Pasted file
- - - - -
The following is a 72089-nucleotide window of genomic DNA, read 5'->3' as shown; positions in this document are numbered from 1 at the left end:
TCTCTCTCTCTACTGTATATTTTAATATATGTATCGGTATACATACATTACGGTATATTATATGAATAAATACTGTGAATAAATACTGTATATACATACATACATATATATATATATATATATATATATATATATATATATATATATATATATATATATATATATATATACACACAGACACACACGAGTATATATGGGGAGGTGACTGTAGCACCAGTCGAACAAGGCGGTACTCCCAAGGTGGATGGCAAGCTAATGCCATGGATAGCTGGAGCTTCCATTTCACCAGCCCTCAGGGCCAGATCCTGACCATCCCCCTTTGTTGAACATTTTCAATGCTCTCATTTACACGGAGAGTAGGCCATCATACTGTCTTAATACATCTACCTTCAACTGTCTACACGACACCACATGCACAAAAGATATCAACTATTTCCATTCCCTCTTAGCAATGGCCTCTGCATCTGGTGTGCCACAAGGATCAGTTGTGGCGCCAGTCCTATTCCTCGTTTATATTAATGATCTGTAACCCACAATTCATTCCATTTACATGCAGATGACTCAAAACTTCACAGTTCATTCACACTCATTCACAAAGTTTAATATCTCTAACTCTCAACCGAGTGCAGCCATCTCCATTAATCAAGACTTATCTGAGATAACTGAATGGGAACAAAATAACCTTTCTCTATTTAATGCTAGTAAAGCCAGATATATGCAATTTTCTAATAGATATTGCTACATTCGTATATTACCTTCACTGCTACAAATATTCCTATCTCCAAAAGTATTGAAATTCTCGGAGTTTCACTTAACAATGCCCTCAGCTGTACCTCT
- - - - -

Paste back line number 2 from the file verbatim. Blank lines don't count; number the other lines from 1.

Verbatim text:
TCTCTCTCTCTACTGTATATTTTAATATATGTATCGGTATACATACATTACGGTATATTATATGAATAAATACTGTGAATAAATACTGTATATACATACATACATATATATATATATATATATATATATATATATATATATATATATATATATATATATATATATATATACACACAGACACACACGAGTATATATGGGGAGGTGACTGTAGCACCAGTCGAACAAGGCGGTACTCCCAAGGTGGATGGCAAGCTAATGCCATGGATAGCTGGAGCTTCCATTTCACCAGCCCTCAGGGCCAGATCCTGACCATCCCCCTTTGTTGAACATTTTCAATGCTCTCATTTACACGGAGAGTAGGCCATCATACTGTCTTAATACATCTACCTTCAACTGTCTACACGACACCACATGCACAAAAGATATCAACTATTTCCATTCCCTCTTAGCAATGGCCTCTGCATCTGGTGTGCCACAAGGATCAGTTGTGGCGCCAGTCCTATTCCTCGTTTATATTAATGATCTGTAACCCACAATTCATTCCATTTACATGCAGATGACTCAAAACTTCACAGTTCATTCACACTCATTCACAAAGTTTAATATCTCTAACTCTCAACCGAGTGCAGCCATCTCCATTAATCAAGACTTATCTGAGATAACTGAATGGGAACAAAATAACCTTTCTCTATTTAATGCTAGTAAAGCCAGATATATGCAATTTTCTAATAGATATTGCTACATTCGTATATTACCTTCACTGCTACAAATATTCCTATCTCCAAAAGTATTGAAATTCTCGGAGTTTCACTTAACAATGCCCTCAGCTGTACCTCT